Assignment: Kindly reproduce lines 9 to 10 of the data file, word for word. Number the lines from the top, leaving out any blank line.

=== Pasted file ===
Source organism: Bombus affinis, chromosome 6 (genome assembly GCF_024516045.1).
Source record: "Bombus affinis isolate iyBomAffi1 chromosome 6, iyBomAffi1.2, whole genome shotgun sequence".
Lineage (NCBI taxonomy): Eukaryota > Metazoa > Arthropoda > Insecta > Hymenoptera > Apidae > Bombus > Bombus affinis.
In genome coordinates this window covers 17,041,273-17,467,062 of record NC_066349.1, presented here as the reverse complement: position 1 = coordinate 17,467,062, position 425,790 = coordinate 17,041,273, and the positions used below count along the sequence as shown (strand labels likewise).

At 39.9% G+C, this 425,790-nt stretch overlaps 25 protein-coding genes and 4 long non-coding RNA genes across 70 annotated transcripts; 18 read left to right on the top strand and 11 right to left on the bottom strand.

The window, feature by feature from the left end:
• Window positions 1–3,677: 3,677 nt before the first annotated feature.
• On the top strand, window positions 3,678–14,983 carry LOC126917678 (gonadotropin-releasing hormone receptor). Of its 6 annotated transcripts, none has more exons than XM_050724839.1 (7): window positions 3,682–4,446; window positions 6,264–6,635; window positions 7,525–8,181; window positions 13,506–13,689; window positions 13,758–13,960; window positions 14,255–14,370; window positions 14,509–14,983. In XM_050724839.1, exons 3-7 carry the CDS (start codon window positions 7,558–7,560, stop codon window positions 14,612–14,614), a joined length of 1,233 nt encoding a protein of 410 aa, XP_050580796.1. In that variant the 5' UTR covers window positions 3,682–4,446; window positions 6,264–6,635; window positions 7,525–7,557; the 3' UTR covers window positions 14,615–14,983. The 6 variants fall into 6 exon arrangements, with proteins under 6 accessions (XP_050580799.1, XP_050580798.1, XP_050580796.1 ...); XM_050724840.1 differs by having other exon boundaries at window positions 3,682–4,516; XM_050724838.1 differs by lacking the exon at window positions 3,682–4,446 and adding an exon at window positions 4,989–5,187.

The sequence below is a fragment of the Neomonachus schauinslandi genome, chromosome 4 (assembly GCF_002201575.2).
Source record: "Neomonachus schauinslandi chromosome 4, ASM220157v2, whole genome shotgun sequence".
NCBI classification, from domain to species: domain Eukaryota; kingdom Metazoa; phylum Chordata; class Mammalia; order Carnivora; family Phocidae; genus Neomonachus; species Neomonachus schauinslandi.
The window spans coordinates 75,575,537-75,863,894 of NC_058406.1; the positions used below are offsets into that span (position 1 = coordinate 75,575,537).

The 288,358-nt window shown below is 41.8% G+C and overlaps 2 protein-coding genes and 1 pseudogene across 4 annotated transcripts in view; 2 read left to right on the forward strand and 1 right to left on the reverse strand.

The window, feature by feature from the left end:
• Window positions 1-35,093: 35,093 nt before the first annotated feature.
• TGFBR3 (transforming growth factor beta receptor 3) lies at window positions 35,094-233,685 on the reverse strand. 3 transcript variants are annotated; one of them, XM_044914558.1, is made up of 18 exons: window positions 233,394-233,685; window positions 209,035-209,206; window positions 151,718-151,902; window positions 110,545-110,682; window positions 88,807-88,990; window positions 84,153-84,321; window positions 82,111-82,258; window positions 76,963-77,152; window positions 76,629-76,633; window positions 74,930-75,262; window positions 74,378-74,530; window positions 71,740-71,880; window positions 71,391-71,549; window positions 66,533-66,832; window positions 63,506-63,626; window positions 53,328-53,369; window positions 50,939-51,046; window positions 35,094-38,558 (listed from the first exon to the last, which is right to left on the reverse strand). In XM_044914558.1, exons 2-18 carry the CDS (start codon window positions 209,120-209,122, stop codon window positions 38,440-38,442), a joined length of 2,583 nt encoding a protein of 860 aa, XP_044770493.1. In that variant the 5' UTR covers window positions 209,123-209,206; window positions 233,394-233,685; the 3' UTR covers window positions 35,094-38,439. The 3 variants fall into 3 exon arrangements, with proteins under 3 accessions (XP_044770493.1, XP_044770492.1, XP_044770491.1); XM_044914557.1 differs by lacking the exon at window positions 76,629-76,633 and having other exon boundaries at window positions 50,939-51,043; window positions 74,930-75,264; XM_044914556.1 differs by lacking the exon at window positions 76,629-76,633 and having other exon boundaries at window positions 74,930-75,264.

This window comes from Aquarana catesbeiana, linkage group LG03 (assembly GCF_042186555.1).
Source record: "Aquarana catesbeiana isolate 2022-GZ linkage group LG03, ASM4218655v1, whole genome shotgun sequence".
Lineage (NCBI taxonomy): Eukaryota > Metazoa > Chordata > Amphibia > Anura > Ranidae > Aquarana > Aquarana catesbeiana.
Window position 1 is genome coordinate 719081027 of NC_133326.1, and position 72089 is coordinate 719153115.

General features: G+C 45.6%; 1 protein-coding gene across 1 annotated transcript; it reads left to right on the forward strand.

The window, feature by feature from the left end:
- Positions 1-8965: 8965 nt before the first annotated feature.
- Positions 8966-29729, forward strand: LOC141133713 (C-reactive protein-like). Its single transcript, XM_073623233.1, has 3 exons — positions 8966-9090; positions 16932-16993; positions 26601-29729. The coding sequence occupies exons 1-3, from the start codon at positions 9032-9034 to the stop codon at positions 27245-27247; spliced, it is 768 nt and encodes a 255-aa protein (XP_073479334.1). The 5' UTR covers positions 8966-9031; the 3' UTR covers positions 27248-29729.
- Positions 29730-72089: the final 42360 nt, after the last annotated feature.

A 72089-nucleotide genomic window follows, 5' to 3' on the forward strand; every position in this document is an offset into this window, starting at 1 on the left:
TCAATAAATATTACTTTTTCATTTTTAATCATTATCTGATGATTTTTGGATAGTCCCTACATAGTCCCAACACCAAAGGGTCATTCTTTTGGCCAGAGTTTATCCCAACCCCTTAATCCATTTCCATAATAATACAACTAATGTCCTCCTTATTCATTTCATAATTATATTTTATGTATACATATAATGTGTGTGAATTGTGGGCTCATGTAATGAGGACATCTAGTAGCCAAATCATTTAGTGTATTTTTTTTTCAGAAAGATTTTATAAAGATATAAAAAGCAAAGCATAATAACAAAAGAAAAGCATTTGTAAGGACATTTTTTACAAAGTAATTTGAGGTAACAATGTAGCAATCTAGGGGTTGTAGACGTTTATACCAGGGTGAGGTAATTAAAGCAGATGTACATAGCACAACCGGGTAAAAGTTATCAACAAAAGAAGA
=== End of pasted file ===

The sequence below is a fragment of the Neomonachus schauinslandi genome, chromosome 4 (assembly GCF_002201575.2).
Source record: "Neomonachus schauinslandi chromosome 4, ASM220157v2, whole genome shotgun sequence".